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Sachsen-class ironclad

The Sachsen class of armored frigates was a class of four ships built by the Imperial German Navy in the late 1870s to early 1880s. The ships—Sachsen, Bayern, Württemberg, and Baden—were designed to operate as part of an integrated coastal defense network. The ships were intended to sortie from fortified bases to break up an enemy blockade or landing attempt. Armed with six 26 cm (10.2 in) guns, they were also intended to fight hostile ironclads on relatively equal terms.

S.M. Linienschiff Baden - restoration, borderless.jpg
1902 lithograph of SMS Baden
Class overview
Operators:  Imperial German Navy
Preceded by: Kaiser class
Succeeded by: SMS Oldenburg
Built: 1875–1883
In commission: 1878–1910
Completed: 4
Retired: 4
General characteristics
Displacement: 7,635 t (7,514 long tons)
Length: 98.20 m (322 ft 2 in)
Beam: 18.40 m (60 ft 4 in)
Draft: 6.32 m (20 ft 9 in)
Installed power:
  • 8 × boilers
  • 5,600 ihp (4,200 kW)
Speed: 13 knots (24 km/h; 15 mph)
Range: 1,940 nmi (3,590 km; 2,230 mi) at 10 knots (19 km/h; 12 mph)
  • 32 officers
  • 285 enlisted men
  • 6 × 26 cm (10.2 in) L/22 guns
  • 6 × 8.7 cm (3.4 in) guns
  • 8 × 3.7 cm (1.5 in) guns
  • Belt: 203–254 mm (8–10 in)
  • Deck: 50–75 mm (2–3 in)

Following their commissionings in 1878–1883, the four ships served with the fleet on numerous training exercises and cruises in the 1880s and 1890s. They also participated in several cruises escorting Kaiser Wilhelm II on state visits to Great Britain and to various cities in the Baltic Sea in the late 1880s and early 1890s. In the late 1890s, the four ships were extensively rebuilt; their secondary batteries were modernized and they received upgraded propulsion systems. They were removed from active duty between 1902 and 1910 and relegated to secondary duties. Sachsen and Bayern became target ships while Württemberg became a torpedo training ship. The three ships were broken up for scrap in 1919–1920. Baden was used as a boom defense hulk from 1910 to 1920, when she became a target ship. She survived until 1938, when she was sold for scrapping.


Following the Franco-Prussian War of 1870–1871, General Albrecht von Stosch became the Chief of the Imperial Admiralty; he immediately set about drafting a new fleet plan, based on the previous program that had been approved in 1867. Stosch saw the role of the navy as primarily defensive; a fleet of ironclad warships would be kept in German waters to defend the coast against the type of blockade the Danish Navy had imposed during the Second Schleswig War and the French Navy had put into place during the Franco-Prussian conflict. Stosch's fleet plan, finalized in 1873, called for a total of eight ocean-going ironclads and six smaller, armored corvettes. The quota for sea-going vessels was met by the Kaiser class, while only one armored corvette had been laid down by that point: SMS Hansa. Stosch had instructed the design staff to begin work on the next corvette already in 1872, and work on what became the Sachsen class continued into 1874. They were to be the first vessels built under the Imperial government.[1][2]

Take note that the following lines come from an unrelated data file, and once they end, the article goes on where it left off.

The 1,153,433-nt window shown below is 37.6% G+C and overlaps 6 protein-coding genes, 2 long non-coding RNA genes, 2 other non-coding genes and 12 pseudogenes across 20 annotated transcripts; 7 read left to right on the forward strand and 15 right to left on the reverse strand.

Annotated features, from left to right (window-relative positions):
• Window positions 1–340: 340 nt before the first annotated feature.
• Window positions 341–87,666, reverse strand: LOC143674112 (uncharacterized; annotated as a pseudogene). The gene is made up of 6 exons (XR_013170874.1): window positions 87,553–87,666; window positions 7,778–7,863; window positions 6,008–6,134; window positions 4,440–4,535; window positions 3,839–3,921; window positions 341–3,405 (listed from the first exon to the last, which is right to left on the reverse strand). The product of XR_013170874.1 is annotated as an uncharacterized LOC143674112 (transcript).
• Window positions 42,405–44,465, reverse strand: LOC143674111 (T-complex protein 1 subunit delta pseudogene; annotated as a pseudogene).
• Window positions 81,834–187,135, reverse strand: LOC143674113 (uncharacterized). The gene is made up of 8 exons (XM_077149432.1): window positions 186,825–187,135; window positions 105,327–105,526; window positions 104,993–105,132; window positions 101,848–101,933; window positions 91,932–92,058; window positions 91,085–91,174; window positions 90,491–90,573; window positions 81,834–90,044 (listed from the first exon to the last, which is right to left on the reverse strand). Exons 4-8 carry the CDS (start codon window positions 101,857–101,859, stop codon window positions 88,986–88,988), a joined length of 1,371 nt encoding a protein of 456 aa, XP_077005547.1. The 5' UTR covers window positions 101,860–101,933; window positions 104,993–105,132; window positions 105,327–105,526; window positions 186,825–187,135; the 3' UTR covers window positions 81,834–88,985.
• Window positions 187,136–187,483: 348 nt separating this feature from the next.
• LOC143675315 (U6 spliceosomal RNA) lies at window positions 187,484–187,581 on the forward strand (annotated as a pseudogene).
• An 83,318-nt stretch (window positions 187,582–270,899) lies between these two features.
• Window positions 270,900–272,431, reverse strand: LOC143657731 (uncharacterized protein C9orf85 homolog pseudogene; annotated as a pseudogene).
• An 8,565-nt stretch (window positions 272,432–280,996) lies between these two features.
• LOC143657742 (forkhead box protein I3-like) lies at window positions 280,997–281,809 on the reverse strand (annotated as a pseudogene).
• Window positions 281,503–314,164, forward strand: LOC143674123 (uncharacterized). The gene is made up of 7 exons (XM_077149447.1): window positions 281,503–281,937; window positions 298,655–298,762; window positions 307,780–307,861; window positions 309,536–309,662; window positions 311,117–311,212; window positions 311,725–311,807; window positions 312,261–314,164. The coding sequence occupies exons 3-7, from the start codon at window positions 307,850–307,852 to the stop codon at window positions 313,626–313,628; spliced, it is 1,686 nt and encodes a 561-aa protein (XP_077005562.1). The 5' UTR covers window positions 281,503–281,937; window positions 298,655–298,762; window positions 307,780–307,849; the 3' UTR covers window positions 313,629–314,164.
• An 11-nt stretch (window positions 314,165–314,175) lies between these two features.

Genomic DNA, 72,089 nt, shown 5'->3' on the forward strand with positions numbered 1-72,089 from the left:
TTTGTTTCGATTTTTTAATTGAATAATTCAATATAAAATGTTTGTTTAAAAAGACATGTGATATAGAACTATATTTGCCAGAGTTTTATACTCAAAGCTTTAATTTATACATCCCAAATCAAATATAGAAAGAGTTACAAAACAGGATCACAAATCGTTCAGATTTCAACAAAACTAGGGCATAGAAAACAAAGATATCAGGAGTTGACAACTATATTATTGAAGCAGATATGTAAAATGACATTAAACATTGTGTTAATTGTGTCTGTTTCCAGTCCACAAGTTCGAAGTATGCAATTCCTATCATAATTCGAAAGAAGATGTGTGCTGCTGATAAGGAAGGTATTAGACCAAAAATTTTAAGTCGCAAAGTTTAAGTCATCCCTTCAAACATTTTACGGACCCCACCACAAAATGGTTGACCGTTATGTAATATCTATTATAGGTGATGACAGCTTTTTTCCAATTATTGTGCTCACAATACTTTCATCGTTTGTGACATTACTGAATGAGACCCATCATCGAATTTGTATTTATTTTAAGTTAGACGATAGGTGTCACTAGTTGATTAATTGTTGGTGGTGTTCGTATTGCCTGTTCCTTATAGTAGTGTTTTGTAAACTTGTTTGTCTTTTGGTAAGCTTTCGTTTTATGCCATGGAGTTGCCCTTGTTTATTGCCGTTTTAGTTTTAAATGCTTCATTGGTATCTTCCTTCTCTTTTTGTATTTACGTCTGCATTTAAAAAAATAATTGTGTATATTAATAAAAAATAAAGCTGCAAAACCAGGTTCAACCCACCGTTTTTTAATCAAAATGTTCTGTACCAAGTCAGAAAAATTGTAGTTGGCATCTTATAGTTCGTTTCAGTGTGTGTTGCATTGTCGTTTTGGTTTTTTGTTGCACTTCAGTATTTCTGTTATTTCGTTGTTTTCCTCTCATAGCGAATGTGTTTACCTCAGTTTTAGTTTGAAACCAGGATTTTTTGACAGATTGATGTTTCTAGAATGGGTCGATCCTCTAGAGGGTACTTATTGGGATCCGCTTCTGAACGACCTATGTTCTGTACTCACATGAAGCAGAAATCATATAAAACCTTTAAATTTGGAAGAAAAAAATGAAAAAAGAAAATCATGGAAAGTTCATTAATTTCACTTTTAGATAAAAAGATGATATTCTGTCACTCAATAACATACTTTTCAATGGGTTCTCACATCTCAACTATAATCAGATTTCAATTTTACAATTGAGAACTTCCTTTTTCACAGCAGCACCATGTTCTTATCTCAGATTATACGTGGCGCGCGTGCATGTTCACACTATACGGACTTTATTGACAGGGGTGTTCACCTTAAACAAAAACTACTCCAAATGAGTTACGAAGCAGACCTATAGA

The ships were intended to operate in the Baltic Sea as a primary component of an integrated coastal defense system proposed by Stosch. He designated the ships Ausfallkorvetten (sortie corvettes), denoting their intended use. In the event of war with a superior naval power and the imposition of a naval blockade, the Sachsen-class ships would sortie from fortified bases to attack the blockaders. They also had the task of breaking up landing attempts. The German railway network linked the bases so ground forces could be transferred to the sites of enemy landings.[3] Stosch envisioned using the smaller Wespe class of armored gunboats to support them, though these proved to be disappointments in service.[4]

Their roles imposed several design limitations on the vessels. The vessels were designed to operate in coastal areas, which required a shallow draft in order for them to be able to enter any port on the Baltic seaboard. They also required a heavy armament, in order for them to be able to engage any hostile ironclad on equal terms. Because Stosch envisioned only local deployments for the vessels, they had limited coal stowage, as they could easily replenish their supply.[3] They nevertheless introduced two developments to the German fleet: they were the first capital ships built with a two-propeller arrangement and the first without a sailing rig.[4]

General characteristics and machineryEdit

Illustration of the Sachsen-class ships

The ships of the Sachsen class were 98.20 m (322 ft 2 in) long overall. They had a beam of 18.40 m (60 ft 4 in) and a draft of 6.32 m (20 ft 9 in) forward and 6.53 m (21 ft 5 in) aft. At the designed displacement, the vessels displaced 7,635 metric tons (7,514 long tons). When the vessels were fully loaded, they displaced between 7,742 t (7,620 long tons) and 7,938 t (7,813 long tons). Their hulls were built with transverse bulkheads and double longitudinal iron frames; iron plating covered teak backing. The ships had sixteen watertight compartments and a double bottom that ran for 60 percent of the length of the hull.[5]